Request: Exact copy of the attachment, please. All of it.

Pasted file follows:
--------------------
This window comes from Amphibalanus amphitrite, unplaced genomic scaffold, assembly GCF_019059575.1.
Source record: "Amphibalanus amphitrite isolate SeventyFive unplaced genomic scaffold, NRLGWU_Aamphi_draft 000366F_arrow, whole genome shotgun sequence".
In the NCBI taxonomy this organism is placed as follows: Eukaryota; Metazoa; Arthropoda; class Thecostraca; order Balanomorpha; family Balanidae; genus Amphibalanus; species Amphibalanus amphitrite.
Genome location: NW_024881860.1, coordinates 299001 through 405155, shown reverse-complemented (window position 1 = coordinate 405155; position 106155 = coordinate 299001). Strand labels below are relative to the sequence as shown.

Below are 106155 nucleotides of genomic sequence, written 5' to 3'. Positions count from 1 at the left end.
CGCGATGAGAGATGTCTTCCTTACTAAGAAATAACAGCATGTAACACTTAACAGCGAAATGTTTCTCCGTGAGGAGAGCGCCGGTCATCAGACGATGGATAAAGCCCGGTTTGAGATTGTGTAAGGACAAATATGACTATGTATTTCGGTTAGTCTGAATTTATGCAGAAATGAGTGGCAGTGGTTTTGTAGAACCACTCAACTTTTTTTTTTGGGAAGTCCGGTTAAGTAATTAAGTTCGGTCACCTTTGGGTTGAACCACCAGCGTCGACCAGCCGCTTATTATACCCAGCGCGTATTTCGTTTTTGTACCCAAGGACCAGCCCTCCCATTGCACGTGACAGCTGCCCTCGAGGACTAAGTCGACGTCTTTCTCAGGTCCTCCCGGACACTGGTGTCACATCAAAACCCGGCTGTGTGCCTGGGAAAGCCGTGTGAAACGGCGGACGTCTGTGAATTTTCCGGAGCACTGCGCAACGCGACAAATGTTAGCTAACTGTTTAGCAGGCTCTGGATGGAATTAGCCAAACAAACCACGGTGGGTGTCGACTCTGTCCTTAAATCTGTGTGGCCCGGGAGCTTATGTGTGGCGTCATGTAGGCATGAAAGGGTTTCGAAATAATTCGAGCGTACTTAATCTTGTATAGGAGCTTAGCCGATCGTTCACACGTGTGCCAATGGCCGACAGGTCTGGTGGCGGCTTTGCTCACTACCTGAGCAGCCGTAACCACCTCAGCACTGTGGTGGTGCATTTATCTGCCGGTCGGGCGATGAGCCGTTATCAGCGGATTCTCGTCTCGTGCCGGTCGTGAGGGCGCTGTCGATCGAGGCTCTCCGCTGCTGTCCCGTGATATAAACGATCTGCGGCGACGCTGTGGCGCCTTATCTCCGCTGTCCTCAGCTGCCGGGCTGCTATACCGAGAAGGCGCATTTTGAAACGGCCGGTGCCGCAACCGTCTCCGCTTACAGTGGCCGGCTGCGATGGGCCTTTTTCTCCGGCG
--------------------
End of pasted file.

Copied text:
This window comes from Amphibalanus amphitrite, unplaced genomic scaffold, assembly GCF_019059575.1.
Source record: "Amphibalanus amphitrite isolate SeventyFive unplaced genomic scaffold, NRLGWU_Aamphi_draft 000366F_arrow, whole genome shotgun sequence".
In the NCBI taxonomy this organism is placed as follows: Eukaryota; Metazoa; Arthropoda; class Thecostraca; order Balanomorpha; family Balanidae; genus Amphibalanus; species Amphibalanus amphitrite.
Genome location: NW_024881860.1, coordinates 299001 through 405155, shown reverse-complemented (window position 1 = coordinate 405155; position 106155 = coordinate 299001). Strand labels below are relative to the sequence as shown.

Below are 106155 nucleotides of genomic sequence, written 5' to 3'. Positions count from 1 at the left end.
CGCGATGAGAGATGTCTTCCTTACTAAGAAATAACAGCATGTAACACTTAACAGCGAAATGTTTCTCCGTGAGGAGAGCGCCGGTCATCAGACGATGGATAAAGCCCGGTTTGAGATTGTGTAAGGACAAATATGACTATGTATTTCGGTTAGTCTGAATTTATGCAGAAATGAGTGGCAGTGGTTTTGTAGAACCACTCAACTTTTTTTTTTGGGAAGTCCGGTTAAGTAATTAAGTTCGGTCACCTTTGGGTTGAACCACCAGCGTCGACCAGCCGCTTATTATACCCAGCGCGTATTTCGTTTTTGTACCCAAGGACCAGCCCTCCCATTGCACGTGACAGCTGCCCTCGAGGACTAAGTCGACGTCTTTCTCAGGTCCTCCCGGACACTGGTGTCACATCAAAACCCGGCTGTGTGCCTGGGAAAGCCGTGTGAAACGGCGGACGTCTGTGAATTTTCCGGAGCACTGCGCAACGCGACAAATGTTAGCTAACTGTTTAGCAGGCTCTGGATGGAATTAGCCAAACAAACCACGGTGGGTGTCGACTCTGTCCTTAAATCTGTGTGGCCCGGGAGCTTATGTGTGGCGTCATGTAGGCATGAAAGGGTTTCGAAATAATTCGAGCGTACTTAATCTTGTATAGGAGCTTAGCCGATCGTTCACACGTGTGCCAATGGCCGACAGGTCTGGTGGCGGCTTTGCTCACTACCTGAGCAGCCGTAACCACCTCAGCACTGTGGTGGTGCATTTATCTGCCGGTCGGGCGATGAGCCGTTATCAGCGGATTCTCGTCTCGTGCCGGTCGTGAGGGCGCTGTCGATCGAGGCTCTCCGCTGCTGTCCCGTGATATAAACGATCTGCGGCGACGCTGTGGCGCCTTATCTCCGCTGTCCTCAGCTGCCGGGCTGCTATACCGAGAAGGCGCATTTTGAAACGGCCGGTGCCGCAACCGTCTCCGCTTACAGTGGCCGGCTGCGATGGGCCTTTTTCTCCGGCG